Imagine working hard all your life to finally save up enough to purchase your first home or a coveted business all in cash. The freedom to act and operate without the restrictions of a mortgage can be enticing for entrepreneurs from all backgrounds.
But in particular, some immigrant groups prefer to borrow among the members of their own communities rather than rely on traditional banking systems when they need to finance a major purchase or experience a sudden shortfall of cash.
There is nothing wrong with using nontraditional methods of financing — but sometimes, it can come with a high price if asset forfeiture occurs.
Here’s how one scenario might play out. There are a lot of aggressive immigration policies in effect right now. There have been situations here in the United States where even legal citizens born right here in America were detained and faced deportation over simple paperwork errors.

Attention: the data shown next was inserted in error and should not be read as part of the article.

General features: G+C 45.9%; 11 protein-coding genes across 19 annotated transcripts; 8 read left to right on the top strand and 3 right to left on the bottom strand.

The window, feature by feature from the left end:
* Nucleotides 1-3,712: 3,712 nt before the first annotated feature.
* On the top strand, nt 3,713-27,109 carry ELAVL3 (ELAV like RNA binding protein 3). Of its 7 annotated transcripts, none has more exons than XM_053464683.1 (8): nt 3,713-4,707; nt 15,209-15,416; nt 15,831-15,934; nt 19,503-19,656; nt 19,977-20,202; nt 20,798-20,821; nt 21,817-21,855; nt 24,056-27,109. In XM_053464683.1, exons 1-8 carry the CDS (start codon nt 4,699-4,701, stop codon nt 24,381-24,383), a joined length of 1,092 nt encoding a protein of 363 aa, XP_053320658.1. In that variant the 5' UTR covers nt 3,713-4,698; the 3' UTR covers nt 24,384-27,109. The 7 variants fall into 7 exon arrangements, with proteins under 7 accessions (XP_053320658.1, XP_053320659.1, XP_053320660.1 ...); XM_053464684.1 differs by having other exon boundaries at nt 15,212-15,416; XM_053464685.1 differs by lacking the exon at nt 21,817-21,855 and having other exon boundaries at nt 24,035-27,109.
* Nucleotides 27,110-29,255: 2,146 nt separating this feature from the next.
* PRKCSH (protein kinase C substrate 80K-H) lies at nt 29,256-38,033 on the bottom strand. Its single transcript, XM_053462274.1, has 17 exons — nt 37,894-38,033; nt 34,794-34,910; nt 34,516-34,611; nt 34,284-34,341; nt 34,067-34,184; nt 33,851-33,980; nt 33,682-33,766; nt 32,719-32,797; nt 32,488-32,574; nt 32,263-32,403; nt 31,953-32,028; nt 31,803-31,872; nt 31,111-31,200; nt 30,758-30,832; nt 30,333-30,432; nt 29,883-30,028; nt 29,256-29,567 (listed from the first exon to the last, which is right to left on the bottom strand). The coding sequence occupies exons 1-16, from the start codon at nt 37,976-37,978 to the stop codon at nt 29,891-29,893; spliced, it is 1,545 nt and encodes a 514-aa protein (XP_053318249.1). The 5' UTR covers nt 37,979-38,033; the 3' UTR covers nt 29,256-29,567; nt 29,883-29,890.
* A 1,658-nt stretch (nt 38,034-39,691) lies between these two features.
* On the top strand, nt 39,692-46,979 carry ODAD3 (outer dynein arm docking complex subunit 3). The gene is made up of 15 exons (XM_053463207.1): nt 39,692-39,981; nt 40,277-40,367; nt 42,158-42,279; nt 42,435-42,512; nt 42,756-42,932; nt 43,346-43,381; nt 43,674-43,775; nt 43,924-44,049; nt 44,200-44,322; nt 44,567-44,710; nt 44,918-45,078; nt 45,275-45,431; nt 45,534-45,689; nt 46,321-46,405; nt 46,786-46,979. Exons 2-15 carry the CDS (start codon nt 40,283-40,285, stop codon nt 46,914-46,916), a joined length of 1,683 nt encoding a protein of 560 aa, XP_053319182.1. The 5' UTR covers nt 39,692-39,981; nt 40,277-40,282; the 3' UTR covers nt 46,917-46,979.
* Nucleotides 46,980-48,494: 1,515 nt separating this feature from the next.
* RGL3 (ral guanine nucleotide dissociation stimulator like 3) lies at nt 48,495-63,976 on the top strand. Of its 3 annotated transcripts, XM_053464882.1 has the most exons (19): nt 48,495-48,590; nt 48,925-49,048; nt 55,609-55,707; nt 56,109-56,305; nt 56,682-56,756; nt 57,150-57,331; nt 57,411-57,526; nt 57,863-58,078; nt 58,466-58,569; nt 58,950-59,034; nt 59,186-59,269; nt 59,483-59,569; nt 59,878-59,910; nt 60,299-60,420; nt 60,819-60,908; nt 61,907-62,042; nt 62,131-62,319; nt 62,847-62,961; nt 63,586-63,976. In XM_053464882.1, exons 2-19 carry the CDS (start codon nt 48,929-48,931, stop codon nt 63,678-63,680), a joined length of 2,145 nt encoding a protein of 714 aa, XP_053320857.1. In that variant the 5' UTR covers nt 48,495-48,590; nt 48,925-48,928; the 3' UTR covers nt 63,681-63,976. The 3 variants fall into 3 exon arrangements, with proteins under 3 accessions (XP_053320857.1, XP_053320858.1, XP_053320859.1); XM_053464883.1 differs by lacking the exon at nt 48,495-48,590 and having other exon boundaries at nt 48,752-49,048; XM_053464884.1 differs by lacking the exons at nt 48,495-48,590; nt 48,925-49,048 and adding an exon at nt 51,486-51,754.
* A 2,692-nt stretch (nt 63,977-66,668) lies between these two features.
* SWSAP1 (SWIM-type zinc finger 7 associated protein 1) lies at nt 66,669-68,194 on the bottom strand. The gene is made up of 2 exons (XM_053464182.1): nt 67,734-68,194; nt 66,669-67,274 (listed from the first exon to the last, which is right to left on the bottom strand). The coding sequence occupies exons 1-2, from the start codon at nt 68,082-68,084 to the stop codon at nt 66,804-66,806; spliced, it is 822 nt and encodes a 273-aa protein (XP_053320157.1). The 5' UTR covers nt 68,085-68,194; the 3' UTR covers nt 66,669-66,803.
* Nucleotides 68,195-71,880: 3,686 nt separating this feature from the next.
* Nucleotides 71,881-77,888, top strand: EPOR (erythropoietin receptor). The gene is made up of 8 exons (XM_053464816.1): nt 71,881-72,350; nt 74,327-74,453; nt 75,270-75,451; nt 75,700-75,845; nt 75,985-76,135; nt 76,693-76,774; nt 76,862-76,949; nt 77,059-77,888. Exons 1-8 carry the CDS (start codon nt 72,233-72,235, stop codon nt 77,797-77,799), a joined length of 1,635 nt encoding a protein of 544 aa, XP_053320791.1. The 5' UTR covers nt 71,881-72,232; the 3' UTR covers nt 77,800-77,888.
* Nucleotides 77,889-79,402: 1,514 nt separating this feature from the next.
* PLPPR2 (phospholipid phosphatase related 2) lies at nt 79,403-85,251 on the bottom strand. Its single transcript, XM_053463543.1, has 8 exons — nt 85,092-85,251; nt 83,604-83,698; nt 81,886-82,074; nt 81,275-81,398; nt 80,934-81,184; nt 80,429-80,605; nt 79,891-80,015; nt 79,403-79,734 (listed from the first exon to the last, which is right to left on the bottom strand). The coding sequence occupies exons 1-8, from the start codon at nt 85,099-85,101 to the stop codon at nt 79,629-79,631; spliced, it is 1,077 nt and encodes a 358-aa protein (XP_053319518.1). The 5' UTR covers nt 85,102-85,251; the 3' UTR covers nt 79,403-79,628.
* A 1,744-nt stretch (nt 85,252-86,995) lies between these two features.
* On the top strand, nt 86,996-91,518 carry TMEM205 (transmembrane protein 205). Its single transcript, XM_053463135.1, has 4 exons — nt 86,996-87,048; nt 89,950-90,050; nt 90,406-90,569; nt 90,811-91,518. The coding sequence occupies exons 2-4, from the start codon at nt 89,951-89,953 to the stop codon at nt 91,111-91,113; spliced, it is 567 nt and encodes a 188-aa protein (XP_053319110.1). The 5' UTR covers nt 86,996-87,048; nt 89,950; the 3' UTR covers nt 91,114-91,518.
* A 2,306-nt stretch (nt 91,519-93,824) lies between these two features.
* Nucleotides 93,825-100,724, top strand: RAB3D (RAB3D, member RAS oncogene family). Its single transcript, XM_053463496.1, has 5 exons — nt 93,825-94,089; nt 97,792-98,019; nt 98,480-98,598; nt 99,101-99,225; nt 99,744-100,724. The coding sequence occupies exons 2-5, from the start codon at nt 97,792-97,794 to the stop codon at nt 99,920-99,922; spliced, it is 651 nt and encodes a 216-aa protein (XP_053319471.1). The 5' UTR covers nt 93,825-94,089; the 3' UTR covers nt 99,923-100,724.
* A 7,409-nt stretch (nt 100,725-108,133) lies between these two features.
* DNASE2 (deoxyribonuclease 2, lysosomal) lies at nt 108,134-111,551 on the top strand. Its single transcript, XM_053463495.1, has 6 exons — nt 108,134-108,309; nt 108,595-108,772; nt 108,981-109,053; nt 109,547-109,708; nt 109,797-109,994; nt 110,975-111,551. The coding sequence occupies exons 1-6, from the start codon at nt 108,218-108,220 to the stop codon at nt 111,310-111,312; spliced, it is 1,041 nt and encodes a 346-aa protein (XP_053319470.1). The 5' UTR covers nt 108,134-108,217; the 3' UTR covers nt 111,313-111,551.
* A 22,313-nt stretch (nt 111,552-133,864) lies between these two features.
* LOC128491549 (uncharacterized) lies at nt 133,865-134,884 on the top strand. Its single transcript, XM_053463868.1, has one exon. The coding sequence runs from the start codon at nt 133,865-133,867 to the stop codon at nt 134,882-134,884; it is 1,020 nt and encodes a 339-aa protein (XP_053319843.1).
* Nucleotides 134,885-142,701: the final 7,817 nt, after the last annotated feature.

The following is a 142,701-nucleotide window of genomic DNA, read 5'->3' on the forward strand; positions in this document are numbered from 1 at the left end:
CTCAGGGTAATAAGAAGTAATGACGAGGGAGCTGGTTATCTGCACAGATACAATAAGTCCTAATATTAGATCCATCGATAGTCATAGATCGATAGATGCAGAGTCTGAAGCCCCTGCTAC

Imagine getting stopped by Immigration and Customs Enforcement (ICE) officials while carrying a large amount of cash on your way to buy a building to open the restaurant you’ve always dreamed of owning. Even though your immigration papers may all be in order, law enforcement can allege that the sum of money on your person is the proceeds from illegal activities like drug or human trafficking.
They can seize your cash and other resources like vehicles and property. Then, the onus will be on you to prove that the source of your funds is a legal one. You may have to fight an expensive legal battle over a period of years to reclaim your money or property — if you ever can.
We realize the inherent unfairness of asset forfeiture and fight hard to allow our clients to keep or reclaim their hard-earned money and property.